services currently account for over 60% of global production
and employment, they represent only about 20% of total global
trade. However, the new generation of ICTs has the potential
to enhance this trade by imparting traditionally local services
an unprecedented international mobility. The recent success
of BPOs in banking, health and other sectors are testimony
to that prospect. The GATS, General Agreement on Trade
of Services (a companion to the GATT, General
Agreement on Tariffs and Trade), which was launched during the Uruguay round of talks,
and whose results came into force in 1995 is aimed precisely
at unbarring international trade of services; which inter
includes 'education'. Unlike with any other services, the annexation
of education in GATS has ushered in a fervent debate not only
amongst national policy-makers but within the academia as well.
Not unexpectedly, the opinion within the international academia
is a divided one. Those who are for liberalization of the
education sector argue that such
a move will allow greater accessibility of higher education by the global population.
Traditionally, however, the academia has perceived itself as very distinct
from trade, and rather as a 'disinterested' generator and
provider of knowledge. It
would not be inaccurate to say that this still remains the majority viewpoint
within the academia. It is pointed out that the key purposes of the academia
are securing wider social and cultural benefits. Thus, those skeptical of the
current WTO developments maintain that regulating education through trade frameworks
and a consequent 'commoditization' of knowledge can cause the academia to lose
its non-profit character, which is essential to its creative functioning.
the current world-order, both in terms of social and technological
parameters, is itself far too complex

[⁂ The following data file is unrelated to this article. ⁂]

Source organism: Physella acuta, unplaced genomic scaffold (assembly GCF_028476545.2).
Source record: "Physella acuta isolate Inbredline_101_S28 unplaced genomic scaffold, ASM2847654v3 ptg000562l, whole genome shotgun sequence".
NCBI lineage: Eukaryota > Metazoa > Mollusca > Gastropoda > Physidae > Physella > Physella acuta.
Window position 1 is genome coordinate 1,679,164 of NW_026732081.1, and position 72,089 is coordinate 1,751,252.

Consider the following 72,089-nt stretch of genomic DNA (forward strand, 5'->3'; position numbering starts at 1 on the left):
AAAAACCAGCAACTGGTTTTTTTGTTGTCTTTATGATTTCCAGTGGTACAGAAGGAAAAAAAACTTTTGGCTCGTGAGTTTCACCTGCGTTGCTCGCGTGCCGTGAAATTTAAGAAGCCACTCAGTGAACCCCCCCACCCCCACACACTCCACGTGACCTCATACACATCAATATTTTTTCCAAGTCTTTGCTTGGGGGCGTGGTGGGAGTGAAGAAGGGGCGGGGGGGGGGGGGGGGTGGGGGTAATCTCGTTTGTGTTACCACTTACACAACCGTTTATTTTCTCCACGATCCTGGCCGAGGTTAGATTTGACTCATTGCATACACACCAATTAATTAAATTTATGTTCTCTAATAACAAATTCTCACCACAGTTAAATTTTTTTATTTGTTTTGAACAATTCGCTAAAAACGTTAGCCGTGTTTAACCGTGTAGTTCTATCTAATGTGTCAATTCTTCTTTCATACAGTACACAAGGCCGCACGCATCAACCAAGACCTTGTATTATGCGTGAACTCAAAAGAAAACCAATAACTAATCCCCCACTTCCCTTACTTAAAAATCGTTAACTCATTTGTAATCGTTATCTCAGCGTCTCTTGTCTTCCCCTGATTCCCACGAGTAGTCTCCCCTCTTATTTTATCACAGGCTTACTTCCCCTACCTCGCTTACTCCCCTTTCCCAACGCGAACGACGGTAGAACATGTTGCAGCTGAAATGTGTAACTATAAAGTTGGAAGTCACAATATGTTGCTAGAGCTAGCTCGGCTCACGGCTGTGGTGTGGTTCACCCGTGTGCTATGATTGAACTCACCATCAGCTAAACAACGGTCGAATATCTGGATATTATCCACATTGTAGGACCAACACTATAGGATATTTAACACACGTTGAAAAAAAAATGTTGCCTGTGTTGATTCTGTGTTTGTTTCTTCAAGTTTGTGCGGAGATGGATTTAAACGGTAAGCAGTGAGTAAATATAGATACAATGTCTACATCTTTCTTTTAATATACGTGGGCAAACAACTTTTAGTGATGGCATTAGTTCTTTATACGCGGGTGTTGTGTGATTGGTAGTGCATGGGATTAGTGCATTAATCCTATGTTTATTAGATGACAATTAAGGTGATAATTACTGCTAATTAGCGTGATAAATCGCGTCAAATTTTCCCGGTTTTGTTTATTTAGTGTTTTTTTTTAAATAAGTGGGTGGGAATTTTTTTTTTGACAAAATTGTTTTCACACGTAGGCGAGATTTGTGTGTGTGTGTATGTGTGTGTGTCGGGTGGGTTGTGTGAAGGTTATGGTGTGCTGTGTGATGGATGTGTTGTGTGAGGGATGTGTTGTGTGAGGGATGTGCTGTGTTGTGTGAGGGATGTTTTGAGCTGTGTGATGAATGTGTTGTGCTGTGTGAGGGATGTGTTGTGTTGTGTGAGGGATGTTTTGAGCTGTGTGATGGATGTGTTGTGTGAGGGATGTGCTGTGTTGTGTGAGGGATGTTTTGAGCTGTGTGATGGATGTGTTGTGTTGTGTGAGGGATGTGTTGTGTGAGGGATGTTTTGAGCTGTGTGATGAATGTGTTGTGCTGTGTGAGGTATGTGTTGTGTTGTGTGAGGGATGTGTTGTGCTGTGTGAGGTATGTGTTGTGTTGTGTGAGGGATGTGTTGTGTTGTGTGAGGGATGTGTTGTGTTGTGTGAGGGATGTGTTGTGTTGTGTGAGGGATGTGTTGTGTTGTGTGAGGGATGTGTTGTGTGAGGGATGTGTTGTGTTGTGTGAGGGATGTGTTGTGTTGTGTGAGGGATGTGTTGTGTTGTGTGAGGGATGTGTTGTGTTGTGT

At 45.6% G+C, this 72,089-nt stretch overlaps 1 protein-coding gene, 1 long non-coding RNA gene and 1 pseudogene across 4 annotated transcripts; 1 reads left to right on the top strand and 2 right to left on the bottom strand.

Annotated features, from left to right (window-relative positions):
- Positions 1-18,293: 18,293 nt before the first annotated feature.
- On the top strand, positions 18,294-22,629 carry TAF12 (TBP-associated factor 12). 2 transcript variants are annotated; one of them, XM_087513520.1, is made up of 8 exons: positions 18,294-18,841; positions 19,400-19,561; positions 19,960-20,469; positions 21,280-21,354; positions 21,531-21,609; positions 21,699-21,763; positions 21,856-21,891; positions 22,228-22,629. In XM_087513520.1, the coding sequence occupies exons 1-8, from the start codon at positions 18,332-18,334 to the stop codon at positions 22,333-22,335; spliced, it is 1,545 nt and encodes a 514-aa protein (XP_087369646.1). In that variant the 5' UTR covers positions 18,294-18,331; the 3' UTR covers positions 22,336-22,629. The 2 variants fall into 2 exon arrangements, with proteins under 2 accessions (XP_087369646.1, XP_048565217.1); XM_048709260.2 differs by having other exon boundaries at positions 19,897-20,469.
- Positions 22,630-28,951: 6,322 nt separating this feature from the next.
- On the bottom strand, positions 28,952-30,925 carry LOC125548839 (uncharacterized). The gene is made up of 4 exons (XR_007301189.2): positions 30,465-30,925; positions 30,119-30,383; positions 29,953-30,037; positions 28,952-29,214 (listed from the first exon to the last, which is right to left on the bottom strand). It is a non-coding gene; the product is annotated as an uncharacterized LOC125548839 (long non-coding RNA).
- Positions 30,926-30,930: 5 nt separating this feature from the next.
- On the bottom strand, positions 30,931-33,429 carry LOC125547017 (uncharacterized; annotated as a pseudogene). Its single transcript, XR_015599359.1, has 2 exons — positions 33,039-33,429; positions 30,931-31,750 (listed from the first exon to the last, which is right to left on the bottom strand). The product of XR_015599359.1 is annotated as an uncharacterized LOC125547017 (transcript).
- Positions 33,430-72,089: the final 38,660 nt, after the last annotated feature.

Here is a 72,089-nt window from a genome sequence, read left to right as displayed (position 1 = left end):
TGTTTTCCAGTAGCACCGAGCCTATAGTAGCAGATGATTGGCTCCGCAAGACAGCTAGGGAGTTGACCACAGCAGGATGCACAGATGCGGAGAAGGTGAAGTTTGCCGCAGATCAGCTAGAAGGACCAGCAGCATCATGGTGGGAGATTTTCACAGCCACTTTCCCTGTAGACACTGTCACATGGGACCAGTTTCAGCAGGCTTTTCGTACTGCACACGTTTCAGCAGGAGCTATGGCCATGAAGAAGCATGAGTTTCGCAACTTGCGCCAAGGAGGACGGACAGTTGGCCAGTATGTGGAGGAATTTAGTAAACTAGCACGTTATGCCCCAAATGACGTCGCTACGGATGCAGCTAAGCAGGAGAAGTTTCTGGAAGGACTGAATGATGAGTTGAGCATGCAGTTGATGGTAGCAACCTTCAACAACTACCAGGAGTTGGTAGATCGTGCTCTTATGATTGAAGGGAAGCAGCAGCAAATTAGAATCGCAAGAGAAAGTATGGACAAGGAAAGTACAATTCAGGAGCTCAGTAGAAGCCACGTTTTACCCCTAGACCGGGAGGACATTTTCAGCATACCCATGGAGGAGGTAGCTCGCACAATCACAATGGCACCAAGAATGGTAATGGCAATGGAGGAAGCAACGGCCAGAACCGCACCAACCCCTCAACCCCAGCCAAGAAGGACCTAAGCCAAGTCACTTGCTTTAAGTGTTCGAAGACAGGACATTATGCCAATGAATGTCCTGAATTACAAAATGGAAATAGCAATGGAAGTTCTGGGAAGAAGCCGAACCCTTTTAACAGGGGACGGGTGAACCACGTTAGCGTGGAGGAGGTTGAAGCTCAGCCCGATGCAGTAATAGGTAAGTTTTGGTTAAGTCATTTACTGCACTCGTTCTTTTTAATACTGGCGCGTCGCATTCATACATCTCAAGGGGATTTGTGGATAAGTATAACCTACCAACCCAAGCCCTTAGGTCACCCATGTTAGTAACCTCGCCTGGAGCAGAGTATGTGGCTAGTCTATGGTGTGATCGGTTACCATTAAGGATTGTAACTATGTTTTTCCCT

for academia to remain isolated from.
On the one hand buoyed by rapid technological advances, higher education
sector has emerged as one of the most important components
of global strategy; on
other hand, the world today is in the grip of an unprecedented demographic
expansion, mainly in the developing economies. As a result of these twin
pressures the demand
for higher education, particularly professional courses and non-traditional delivery modes, is increasing in most countries. But while demand is growing,
of the public sector to satisfy the demand is diminishing. This is due to
budget limitations, the changing role of government, and
increased emphasis on market
economy and privatization.
A mimicry of business?
There is nothing new in academic mobility for students, scholars,
teachers and knowledge, as this has been part of higher
education for centuries. What
today is that academic programs and providers are also
moving across borders. Corporate and for-profit educational institutions
are emerging. Also, branch
campuses and franchise arrangements are being developed across nations.
Economic logic is increasingly driving this international
'supply' of education. Propelled
strongly as they are, by the emerging ICTs and of course, the economic
zeitgeist of globalization, these realities may
be irreversible. What then are the
likely further impacts of liberalization on higher education? How does
capitalize on the benefits of the ongoing transformation and minimize
the threats to its traditional strengths?.............more on next page